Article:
As challenging as breaking into the music business can be, staying there can be even tougher. Once success is achieved, one must consider all the obligations the come with it, from traveling for the next gig, to conducting workshops, and staying on top of correspondence for said work. On top of all that, there is the critical task of composing and learning new music both to play live and place on the next album. The trick is, how does one balance all of that and create a compelling album that lives up to the name they’ve worked so hard to create? That question is answered by Andy Narell with his latest album release, “Dis 1.4. Raf,” which is more than just one disc of brand-worthy music, but two.
The double album, named as a tribute to the late Caribbean Jazz pianist Raf Robertson, a close friend of Narell’s, is split into two for good reason. The first disc features a full band quintet, made up of Narell on double seconds, Cuban pianist Janysett McPherson, Cuban percussionist Inor Sotolongo, bassist Thierry Fainfant and Gregory Louis on drums. With the title track opening the album, the band quickly sets the tone for the rest of disc 1 by presenting a well-mixed, crisply executed sound.
Aside from the wonderful foundation laid by the rhythm section, McPherson supports the melody wonderfully. In addition, she delivers a hip, tasteful solo at the 1:40 mark that builds into a virtuoso delivery for two minutes, which should impress even the most expert pianists. Another notable moment in the piece occurs just past the seven minute mark, with the Latin jam, which has a melody all its own. The section morphs into a hybrid that includes both the latin rhythm groove and a 6/8 African groove, both dealing for attention, while simultaneously supporting one another through their similarities. This facet is something unique to Narell’s standard fare given how his past albums keep less embellished formats. Nonetheless, although the piece comes in at a hefty 11:26, it hardly feels long thanks to its original purpose as a full-fledged Panorama chart in the 2016 competition, which made it structurally strong, despite its length.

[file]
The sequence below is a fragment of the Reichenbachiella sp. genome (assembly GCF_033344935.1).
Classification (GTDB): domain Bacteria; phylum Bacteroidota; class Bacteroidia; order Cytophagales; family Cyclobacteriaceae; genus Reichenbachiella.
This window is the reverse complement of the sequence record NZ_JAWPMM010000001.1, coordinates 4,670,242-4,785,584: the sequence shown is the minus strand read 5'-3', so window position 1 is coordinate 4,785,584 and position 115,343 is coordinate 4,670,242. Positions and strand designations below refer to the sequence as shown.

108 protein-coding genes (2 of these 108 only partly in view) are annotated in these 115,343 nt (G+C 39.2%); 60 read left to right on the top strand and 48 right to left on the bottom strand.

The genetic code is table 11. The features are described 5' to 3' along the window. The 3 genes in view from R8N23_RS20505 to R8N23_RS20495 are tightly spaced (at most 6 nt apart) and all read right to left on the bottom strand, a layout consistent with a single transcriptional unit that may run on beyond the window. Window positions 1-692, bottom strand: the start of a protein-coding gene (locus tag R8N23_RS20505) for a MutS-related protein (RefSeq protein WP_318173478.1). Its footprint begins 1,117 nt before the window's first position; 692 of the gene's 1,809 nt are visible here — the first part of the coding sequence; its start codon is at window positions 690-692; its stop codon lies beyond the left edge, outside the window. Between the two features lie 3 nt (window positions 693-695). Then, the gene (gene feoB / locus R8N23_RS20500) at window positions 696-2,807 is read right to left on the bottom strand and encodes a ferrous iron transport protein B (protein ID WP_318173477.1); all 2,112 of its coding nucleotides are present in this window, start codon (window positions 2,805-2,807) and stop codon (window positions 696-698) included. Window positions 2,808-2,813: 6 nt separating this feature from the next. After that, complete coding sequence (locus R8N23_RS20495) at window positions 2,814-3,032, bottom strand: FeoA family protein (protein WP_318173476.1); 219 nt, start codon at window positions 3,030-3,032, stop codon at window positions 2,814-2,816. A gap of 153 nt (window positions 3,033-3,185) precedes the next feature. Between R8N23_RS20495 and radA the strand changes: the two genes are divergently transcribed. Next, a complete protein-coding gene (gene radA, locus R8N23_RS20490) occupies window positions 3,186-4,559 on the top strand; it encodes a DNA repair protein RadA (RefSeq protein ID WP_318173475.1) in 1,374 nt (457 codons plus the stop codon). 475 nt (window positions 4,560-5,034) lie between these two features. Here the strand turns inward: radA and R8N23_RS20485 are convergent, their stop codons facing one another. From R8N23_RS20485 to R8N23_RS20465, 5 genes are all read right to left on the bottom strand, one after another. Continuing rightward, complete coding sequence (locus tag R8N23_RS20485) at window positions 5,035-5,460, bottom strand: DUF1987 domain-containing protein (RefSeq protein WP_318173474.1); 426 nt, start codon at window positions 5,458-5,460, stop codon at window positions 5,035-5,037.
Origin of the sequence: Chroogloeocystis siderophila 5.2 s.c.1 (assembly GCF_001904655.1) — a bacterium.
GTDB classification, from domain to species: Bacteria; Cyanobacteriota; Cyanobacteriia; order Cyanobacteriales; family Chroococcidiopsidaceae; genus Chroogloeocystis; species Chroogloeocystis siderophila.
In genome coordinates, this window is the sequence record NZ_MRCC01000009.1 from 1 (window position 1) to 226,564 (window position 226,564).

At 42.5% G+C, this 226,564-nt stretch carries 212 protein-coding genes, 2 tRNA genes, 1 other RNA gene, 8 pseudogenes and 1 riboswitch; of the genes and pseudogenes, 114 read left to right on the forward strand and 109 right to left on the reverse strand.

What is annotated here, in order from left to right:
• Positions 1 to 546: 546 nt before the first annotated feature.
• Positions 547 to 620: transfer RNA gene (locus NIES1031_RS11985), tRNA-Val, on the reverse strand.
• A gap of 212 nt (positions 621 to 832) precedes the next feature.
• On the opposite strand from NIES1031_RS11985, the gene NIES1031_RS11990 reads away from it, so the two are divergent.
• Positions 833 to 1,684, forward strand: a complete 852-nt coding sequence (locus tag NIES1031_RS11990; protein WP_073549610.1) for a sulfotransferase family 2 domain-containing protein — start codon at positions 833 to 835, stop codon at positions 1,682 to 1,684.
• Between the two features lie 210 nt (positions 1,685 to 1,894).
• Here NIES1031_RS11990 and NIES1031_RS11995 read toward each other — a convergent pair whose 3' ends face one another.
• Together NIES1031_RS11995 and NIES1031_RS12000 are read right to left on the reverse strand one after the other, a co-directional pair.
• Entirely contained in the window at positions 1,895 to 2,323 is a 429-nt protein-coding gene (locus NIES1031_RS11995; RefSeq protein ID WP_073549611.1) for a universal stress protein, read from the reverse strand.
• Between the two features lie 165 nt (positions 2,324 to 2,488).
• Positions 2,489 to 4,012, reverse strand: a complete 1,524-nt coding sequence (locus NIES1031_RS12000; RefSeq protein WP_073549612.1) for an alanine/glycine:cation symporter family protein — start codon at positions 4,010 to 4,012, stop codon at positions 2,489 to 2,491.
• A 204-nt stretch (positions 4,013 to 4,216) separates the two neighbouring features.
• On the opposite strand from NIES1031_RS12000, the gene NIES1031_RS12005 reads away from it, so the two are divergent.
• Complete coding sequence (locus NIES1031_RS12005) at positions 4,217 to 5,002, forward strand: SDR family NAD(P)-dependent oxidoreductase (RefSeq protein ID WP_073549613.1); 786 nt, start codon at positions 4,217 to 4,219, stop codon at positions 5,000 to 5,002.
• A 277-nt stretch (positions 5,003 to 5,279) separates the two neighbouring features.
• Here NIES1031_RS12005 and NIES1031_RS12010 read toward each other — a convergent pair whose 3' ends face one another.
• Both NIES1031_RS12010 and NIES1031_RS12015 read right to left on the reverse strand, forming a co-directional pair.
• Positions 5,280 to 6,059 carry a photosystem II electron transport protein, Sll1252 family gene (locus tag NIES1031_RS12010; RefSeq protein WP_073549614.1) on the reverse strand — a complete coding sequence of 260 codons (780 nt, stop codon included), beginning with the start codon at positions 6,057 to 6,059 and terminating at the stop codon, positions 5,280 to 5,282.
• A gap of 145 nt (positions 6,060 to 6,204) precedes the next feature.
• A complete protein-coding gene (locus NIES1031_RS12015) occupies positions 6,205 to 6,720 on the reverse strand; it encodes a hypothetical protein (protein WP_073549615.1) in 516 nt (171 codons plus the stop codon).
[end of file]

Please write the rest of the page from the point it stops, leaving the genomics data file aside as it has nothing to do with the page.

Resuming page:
The cornerstone of any great album is its ability to not only contain well-written music, but to continue established themes and ideas throughout that album to create one cohesive work. In the case of this album, Narell continues themes throughout, most notably in the song, “Abacoco,” which carries the theme established in the title track’s 6/8 section into a slower, more introspective ballad. On the opposite end of the spectrum, the song, “Dance Class” opens with percussion and an exuberant vocal. From there the piece establishes its main theme, with hand percussion featured prominently throughout to support Narell’s beautiful melody.
The remaining pieces on the album are just as impactful, all featuring long, enjoyable solo sections to highlight both pan and piano appropriately. “The Last Word (oui ma cherie)” is another Panorama-turned-jazz-composition that fits well on the album, having never been released as such previously. Disc 1 ends on the syncopated positivity of “A Dazzle of Zebras,” which incorporates more of the African 6/8 rhythms established earlier on the record, while steering clear of most minor chords to leave listeners in a feel-good state.